Pentagon hacker could face life beind bars of a US prison
By Marijke Peters A COMPUTER whizz kid who hacked into the American military s computer systems from a Crouch End flat has lost his fight against extradition. Gary McKinnon is accused of causing $700,000 of damage when he broke into Nasa and naval network
By Marijke Peters
A COMPUTER whizz kid who hacked into the American military's computer systems from a Crouch End flat has lost his fight against extradition.
Gary McKinnon is accused of causing $700,000 of damage when he broke into Nasa and naval networks and was told by the High Court this week that he will be sent to America to stand trial.
The former Highgate Wood school pupil faces life behind bars if he is convicted of the crimes, which American lawyers have said will be treated as terrorism.
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Dismissing an appeal against the Home Secretary's decision to extradite him, Lord Justice Maurice Kay and Mr Justice Goldring said: "On any basis there is a prima facie case against Mr McKinnon and no one could sensibly have thought otherwise.
"We do not find any of the grounds of appeal against the decision of the district judge or the Secretary of State to have been established."
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McKinnon was caught by British police in 2002 and accused of carrying out "the biggest military hack of all time" for allegedly breaking into army, navy and Pentagon computers using specialist programmes.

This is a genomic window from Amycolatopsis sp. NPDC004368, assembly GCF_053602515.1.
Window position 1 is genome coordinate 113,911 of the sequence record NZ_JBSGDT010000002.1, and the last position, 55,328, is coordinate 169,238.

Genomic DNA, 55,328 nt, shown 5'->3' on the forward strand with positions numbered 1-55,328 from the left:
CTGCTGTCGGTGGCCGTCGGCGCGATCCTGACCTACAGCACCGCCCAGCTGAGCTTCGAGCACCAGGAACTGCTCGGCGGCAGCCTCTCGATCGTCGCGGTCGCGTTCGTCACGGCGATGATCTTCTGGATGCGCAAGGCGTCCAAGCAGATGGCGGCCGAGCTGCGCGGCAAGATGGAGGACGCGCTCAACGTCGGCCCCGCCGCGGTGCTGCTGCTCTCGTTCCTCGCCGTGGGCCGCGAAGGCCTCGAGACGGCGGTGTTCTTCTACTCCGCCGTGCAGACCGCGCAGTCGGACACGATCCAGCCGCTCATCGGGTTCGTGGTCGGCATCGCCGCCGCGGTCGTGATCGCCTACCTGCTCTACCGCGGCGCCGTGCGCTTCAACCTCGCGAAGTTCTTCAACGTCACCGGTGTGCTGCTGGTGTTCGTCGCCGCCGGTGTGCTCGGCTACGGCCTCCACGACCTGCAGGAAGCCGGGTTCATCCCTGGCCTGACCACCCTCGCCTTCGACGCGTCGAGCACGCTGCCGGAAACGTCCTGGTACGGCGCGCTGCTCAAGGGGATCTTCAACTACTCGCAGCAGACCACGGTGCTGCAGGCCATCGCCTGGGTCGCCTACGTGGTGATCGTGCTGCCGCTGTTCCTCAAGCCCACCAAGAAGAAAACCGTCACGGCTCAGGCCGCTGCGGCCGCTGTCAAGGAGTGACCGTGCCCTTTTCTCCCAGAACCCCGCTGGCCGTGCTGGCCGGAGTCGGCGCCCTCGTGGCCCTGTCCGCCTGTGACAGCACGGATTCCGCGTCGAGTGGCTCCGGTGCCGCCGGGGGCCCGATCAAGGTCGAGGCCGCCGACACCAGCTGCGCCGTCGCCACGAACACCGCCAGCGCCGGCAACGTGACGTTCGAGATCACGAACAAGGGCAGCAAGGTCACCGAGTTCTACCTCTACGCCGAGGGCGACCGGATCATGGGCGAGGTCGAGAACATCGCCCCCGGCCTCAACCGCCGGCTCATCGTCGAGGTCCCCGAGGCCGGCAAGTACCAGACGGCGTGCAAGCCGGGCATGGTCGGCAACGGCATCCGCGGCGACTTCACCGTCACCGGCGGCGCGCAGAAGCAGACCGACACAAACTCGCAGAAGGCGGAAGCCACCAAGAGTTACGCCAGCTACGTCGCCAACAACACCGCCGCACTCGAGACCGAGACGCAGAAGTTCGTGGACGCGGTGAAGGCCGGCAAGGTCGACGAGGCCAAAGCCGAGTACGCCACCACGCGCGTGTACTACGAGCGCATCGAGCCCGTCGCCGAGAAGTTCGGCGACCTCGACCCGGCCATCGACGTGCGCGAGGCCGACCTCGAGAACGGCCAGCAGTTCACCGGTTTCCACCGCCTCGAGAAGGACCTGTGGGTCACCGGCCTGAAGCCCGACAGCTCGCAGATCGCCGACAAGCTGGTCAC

He said he was looking for evidence the US government had covered up information about UFOs but furious authorities said his hacking had shut down an entire army network and disrupted government functions, including the ability to send weapons to troops.
They believe the hacking was politically motivated and claim McKinnon left a message on an army computer that read: "US foreign policy is akin to government-sponsored terrorism these days...I will continue to disrupt at the highest levels."
Much of the High Court case rested on the question of whether US authorities had abused due process by offering McKinnon a plea deal then threatening to punish him more harshly after he rejected it.
The High Court criticised the way the US authorities handled the case and the judges said: "We make no secret of the fact that we view with a degree of distaste the way in which the American authorities are alleged to have approached the plea bargain negotiations."
In a statement his lawyers said: "Gary McKinnon will apply for leave to appeal to the House of Lords. In order to coerce his voluntary surrender, Mr McKinnon was subjected to threats by the US authorities during the course of plea bargaining negotiations. The US sought to coerce the appellant into consenting to his extradition without a formal request being made to the UK authorities.
"It is submitted that the conduct of the US in this case can be properly characterised as oppressive and vexatious such that the House of Lords should allow Mr McKinnon's appeal."
Mr McKinnon did not appear at the two day appeal and his lawyers said he was suffering from severe stress and panic attacks.